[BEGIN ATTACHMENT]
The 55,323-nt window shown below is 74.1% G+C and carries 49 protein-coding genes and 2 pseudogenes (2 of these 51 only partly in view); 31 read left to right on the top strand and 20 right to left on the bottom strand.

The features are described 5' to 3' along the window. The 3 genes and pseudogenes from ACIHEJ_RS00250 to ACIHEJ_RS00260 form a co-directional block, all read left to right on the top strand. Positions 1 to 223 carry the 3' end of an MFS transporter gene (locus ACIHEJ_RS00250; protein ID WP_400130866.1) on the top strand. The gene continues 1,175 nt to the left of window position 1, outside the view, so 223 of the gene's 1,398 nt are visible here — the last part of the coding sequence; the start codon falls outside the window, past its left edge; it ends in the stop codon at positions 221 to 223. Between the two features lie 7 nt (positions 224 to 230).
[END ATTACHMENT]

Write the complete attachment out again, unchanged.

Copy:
The 55,323-nt window shown below is 74.1% G+C and carries 49 protein-coding genes and 2 pseudogenes (2 of these 51 only partly in view); 31 read left to right on the top strand and 20 right to left on the bottom strand.

The features are described 5' to 3' along the window. The 3 genes and pseudogenes from ACIHEJ_RS00250 to ACIHEJ_RS00260 form a co-directional block, all read left to right on the top strand. Positions 1 to 223 carry the 3' end of an MFS transporter gene (locus ACIHEJ_RS00250; protein ID WP_400130866.1) on the top strand. The gene continues 1,175 nt to the left of window position 1, outside the view, so 223 of the gene's 1,398 nt are visible here — the last part of the coding sequence; the start codon falls outside the window, past its left edge; it ends in the stop codon at positions 221 to 223. Between the two features lie 7 nt (positions 224 to 230).